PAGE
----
UK lithium-ion gigafactory hopeful Britishvolt has announced it now plans to build its plant in the North East of England— five months after signing a memorandum of understanding (MoU) with the Welsh government.
The company now plans to begin construction of its plant next Summer 2021 after acquiring exclusive rights to a site in Blyth Northumberland.
Signed on 17 July, the MoU with the Wales government sets out plans for a 30GWh gigafactory at the former Royal Air Force base at Bro Tathan in South Wales’ Vale of Glamorgan.
A Britishvolt spokesman told BEST: "The MOU was not an exclusivity agreement. Britishvolt was always considering the possibility of other sites in the background– in fact it started with a roster of over 100 sites
"Wales was always subject to feasibility studies. One of the reasons that Blyth was eventually favoured was the instant access to renewable energy sources.
"Britishvolt is still maintaining a close working relationship with the Welsh Government to look at future projects."
Total investment for Britishvolt’s gigaplant sits at £2.6 billion ($3.4 billion).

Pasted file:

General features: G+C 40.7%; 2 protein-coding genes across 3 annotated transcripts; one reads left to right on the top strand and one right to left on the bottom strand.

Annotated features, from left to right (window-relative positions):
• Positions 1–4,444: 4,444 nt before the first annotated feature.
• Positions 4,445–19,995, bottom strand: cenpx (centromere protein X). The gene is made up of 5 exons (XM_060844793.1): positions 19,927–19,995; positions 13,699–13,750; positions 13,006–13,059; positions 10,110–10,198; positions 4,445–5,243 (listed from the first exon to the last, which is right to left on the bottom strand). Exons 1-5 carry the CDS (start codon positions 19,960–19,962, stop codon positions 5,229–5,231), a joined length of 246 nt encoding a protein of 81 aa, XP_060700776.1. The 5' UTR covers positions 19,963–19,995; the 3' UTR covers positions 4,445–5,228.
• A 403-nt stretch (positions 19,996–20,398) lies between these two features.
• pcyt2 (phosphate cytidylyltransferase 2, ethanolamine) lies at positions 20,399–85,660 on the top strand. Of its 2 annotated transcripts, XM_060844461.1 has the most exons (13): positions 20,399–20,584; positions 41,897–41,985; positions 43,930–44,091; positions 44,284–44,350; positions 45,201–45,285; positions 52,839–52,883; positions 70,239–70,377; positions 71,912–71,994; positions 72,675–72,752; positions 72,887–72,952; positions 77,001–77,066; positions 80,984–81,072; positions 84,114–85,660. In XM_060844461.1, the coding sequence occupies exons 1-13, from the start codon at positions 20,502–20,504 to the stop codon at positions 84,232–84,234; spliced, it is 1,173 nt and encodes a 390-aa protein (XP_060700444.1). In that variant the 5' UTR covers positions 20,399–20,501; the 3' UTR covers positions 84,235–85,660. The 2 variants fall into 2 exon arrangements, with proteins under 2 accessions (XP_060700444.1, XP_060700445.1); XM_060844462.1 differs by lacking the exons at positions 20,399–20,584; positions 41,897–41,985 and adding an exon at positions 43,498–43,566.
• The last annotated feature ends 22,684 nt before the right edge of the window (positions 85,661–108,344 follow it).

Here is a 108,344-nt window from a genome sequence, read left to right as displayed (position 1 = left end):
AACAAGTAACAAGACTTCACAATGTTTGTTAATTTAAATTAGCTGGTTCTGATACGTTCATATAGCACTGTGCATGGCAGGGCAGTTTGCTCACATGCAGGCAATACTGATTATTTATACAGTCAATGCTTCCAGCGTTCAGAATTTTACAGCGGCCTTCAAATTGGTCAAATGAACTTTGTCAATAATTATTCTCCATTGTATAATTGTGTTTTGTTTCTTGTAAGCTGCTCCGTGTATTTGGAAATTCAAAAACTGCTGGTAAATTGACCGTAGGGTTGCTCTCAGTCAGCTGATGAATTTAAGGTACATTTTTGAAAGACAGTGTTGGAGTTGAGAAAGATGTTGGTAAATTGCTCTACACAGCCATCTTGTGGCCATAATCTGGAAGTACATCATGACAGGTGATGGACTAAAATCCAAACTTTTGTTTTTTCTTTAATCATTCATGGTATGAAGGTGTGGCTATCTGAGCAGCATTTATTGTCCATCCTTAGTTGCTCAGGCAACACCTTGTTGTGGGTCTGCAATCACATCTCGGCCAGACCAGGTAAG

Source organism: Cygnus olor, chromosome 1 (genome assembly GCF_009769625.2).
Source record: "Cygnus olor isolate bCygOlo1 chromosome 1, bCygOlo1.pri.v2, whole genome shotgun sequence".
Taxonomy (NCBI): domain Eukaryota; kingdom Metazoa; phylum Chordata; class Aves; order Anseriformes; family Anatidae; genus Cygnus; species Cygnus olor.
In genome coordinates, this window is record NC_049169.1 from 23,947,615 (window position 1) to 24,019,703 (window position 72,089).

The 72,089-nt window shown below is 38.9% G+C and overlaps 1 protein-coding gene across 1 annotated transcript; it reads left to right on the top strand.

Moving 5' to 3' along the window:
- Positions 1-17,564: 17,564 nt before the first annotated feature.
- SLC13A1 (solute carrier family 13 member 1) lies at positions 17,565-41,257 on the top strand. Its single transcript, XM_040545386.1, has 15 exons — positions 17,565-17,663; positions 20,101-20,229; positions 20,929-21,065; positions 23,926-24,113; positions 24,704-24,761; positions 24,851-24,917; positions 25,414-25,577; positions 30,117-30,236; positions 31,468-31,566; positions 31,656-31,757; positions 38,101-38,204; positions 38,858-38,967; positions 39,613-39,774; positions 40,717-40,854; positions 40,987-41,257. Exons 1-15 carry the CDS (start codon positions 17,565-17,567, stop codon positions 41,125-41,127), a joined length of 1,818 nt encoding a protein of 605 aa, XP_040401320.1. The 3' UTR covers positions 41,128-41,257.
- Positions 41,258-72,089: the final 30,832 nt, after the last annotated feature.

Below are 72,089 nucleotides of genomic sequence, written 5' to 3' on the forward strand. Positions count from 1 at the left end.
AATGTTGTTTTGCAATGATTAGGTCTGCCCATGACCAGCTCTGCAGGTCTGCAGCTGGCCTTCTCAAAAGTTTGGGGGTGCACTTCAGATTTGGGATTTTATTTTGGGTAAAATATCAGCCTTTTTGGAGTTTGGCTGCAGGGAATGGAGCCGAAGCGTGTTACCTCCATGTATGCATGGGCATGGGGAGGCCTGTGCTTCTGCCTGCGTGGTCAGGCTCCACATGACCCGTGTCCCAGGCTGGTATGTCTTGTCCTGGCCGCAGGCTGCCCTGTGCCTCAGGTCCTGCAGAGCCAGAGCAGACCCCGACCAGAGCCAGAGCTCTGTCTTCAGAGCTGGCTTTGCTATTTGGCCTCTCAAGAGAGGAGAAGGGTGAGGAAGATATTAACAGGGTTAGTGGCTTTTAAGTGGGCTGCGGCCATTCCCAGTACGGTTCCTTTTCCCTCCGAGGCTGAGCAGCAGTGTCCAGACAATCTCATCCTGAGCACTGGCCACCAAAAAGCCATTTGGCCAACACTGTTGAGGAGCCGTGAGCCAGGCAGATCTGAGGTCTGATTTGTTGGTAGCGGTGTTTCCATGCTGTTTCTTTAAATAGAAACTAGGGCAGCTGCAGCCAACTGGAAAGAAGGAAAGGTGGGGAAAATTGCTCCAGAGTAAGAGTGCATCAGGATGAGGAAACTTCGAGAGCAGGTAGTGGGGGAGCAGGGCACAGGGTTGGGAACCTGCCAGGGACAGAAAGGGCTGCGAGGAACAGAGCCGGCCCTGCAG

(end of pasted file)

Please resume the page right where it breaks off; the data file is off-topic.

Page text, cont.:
Britshvolt aims to begin producing lithium-ion cylindrical and pouch cells primarily to the electric vehicle market at the plant by the end of 2023.
By the final phase of the project in 2027 the plant should be producing more than 300,000 lithium-ion batteries for the UK automotive industry.
Britishvolt CEO, Orral Nadjari “We are delighted to have secured this site in Blyth. This is a tremendous moment both for Britishvolt and UK industry.
“Blyth meets all of our exacting requirements and could be tailor made. It is on the doorstep of major transport links, easily accessible renewable energy and the opportunity for a co-located supply chain, meets our target to make our gigaplant the world’s cleanest and greenest battery facility.
“Now we can really start the hard work and begin producing lithium-ion batteries for future electrified vehicles in just three years. It is crucial for the UK automotive industry and for the entire economy that we are able to power the future. The sooner we start, the better.”
The Britishvolt gigaplant will be built on a 95-hectare site, formerly the site of the Blyth Power Station. It will use renewable energy, including the potential to use hydro-electric power generated in Norway and transmitted 447 miles under the North Sea via the world’s longest inter-connector from the North Sea Link project.
You can read more about Britishvolt's plans in our exclusie interview with Isobel Sheldon, the firm's chief strategy director, in the latest edition of BESTmag HERE